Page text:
0

I need to bypass sudo for a group of commands for a certain user so the command is just executed without using the sudo

1

You want to allow a user to reboot without using the sudo cammand, add the command to /etc/sudoers file : add this line to the file :

your-username ALL=NOPASSWD: reboot

A more detailed description can be found here: How do I run specific sudo commands without a password?

| improve this answer | |
0

Since you want to bypass sudo, I assume you do not want to type sudo each time you execute certain commands. su will change the user session to root, making all further commands executed as root, hence no need for sudo.

try:

sudo su

paul@test-machine:~$ sudo su
[sudo] password for paul: 
root@test-machine:/home/paul# 
root@test-machine:/home/paul# exit
exit
paul@test-machine:~$ 

This command executes the change of session as root (sudo), to the root user (su root). su assumes you want to be root, so you don't need to tell it the user.

Information found here: http://www.linfo.org/su.html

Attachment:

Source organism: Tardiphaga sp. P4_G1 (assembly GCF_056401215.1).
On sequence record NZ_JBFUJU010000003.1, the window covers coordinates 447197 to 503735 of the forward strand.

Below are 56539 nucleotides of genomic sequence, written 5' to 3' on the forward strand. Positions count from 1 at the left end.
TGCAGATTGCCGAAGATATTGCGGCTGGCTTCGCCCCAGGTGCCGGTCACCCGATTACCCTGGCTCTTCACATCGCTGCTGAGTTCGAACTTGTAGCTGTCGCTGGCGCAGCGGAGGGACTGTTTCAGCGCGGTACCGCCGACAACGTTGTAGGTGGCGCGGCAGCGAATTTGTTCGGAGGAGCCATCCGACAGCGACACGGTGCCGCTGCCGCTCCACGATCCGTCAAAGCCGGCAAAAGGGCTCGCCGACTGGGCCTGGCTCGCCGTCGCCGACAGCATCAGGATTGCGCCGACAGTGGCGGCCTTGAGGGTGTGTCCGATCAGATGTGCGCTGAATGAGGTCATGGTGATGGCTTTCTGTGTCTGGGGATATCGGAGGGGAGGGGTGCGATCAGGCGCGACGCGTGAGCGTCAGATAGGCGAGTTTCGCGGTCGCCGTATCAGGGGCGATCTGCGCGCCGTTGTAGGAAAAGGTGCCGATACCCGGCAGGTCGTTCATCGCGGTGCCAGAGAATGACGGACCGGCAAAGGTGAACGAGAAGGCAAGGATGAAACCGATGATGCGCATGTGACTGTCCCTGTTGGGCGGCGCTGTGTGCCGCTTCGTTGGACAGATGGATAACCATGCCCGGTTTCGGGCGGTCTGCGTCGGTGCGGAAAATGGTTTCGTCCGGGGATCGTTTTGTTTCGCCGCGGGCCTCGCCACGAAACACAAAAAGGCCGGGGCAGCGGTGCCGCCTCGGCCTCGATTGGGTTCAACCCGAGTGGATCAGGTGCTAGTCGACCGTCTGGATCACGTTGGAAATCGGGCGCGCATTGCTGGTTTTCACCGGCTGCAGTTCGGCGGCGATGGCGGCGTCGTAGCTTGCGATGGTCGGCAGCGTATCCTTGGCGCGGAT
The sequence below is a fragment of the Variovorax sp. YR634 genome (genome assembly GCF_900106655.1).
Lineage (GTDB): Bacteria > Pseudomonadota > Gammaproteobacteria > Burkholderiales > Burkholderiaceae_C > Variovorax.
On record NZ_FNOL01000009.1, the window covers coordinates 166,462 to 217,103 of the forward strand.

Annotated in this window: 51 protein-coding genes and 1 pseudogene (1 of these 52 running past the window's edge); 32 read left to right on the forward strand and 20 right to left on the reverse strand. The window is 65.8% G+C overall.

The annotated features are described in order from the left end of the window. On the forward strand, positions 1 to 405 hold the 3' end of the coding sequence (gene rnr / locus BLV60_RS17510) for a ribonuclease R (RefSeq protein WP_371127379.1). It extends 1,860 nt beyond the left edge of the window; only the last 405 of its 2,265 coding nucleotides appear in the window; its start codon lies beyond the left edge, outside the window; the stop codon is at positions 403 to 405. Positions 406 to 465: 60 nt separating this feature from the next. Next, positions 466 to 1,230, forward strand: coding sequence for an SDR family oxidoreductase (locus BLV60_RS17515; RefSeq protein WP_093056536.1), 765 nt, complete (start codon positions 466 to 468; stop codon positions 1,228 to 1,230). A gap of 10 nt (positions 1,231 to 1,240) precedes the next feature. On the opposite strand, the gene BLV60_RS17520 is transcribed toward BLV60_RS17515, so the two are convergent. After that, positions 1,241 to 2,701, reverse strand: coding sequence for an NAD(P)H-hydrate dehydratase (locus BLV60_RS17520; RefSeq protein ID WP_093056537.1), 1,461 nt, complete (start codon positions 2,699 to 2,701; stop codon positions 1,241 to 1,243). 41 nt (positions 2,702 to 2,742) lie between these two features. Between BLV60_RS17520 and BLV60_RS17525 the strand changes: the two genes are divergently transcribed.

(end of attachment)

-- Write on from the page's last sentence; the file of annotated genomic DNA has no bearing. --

su is usually the simplest and most convenient way to change the ownership of a login session to root or to any other user.

Syntax

A simplified expression of the syntax of the su command is:

su [options] [commands] [-] [username]

The square brackets indicate that the enclosed item is optional. Thus, the simplest way to use the su command is to just type:

su

The operating system assumes that, in the absence of a username, the user wants to change to a root session, and thus the user is prompted for the root password as soon as the ENTER key is pressed. This produces the same result as typing:

su root

If the correct password is provided, ownership of the session is changed to root.

| improve this answer | |
  • this will enable the user to do any thing he needs , i just want to do this for a group of commands – Fat Mind May 1 '14 at 13:08
  • Can you explain your use in a little more detail. – Paul K May 1 '14 at 13:34
  • i need to enable the reboot command for a user so he writes reboot without sudo – Fat Mind May 1 '14 at 14:49

Your Answer

By clicking “Post Your Answer”, you agree to our terms of service, privacy policy and cookie policy

Not the answer you're looking for? Browse other questions tagged or ask your own question.